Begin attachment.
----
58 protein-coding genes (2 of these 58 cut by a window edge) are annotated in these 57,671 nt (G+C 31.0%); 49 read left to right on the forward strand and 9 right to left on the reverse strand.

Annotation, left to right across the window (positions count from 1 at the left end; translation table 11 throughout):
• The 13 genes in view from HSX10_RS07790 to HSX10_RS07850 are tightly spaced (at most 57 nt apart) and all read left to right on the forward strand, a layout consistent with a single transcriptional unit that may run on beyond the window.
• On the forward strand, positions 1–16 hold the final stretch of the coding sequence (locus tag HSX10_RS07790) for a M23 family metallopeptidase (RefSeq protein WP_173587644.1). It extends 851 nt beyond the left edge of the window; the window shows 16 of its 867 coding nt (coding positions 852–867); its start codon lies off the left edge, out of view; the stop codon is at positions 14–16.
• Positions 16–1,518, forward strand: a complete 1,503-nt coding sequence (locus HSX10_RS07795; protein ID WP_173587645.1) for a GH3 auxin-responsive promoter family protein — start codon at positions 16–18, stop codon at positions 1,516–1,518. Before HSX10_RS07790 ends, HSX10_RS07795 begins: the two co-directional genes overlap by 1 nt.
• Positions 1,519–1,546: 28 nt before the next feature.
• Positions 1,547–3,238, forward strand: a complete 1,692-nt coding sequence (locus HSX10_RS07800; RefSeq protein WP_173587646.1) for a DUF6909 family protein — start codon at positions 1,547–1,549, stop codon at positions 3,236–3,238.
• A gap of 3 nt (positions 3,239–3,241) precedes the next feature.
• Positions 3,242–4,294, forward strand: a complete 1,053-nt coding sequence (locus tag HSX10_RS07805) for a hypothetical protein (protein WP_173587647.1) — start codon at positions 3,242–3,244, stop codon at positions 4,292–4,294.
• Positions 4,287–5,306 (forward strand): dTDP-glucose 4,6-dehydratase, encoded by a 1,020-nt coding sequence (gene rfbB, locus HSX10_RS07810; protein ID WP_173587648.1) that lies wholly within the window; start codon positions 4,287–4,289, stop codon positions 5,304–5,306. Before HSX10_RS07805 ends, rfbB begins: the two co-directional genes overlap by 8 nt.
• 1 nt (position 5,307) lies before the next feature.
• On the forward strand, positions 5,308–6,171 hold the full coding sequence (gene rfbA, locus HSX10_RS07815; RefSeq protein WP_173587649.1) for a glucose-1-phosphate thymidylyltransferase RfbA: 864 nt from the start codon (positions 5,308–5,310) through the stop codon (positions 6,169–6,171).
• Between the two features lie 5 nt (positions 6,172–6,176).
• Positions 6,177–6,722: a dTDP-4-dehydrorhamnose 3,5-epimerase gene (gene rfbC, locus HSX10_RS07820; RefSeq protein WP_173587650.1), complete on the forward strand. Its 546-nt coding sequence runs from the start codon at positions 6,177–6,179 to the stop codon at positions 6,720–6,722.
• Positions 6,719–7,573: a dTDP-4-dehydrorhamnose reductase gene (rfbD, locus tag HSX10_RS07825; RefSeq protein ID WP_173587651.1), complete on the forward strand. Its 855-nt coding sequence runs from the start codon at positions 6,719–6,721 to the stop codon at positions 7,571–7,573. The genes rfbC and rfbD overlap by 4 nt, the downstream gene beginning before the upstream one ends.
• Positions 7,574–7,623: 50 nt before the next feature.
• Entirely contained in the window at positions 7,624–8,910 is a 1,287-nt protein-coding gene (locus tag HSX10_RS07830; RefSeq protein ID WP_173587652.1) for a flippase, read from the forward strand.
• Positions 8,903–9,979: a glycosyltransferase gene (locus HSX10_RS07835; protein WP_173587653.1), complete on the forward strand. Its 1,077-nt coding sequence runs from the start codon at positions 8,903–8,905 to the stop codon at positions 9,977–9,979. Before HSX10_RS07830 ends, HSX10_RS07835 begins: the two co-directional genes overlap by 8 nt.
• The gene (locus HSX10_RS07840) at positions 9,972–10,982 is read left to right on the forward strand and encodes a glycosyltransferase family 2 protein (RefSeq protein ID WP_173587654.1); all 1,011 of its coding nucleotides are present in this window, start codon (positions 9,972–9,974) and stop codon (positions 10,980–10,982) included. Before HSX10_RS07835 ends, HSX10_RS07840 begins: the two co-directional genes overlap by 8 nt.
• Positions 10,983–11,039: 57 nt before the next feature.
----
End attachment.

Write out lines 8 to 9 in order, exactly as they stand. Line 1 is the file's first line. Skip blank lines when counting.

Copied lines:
• A gap of 3 nt (positions 3,239–3,241) precedes the next feature.
• Positions 3,242–4,294, forward strand: a complete 1,053-nt coding sequence (locus tag HSX10_RS07805) for a hypothetical protein (protein WP_173587647.1) — start codon at positions 3,242–3,244, stop codon at positions 4,292–4,294.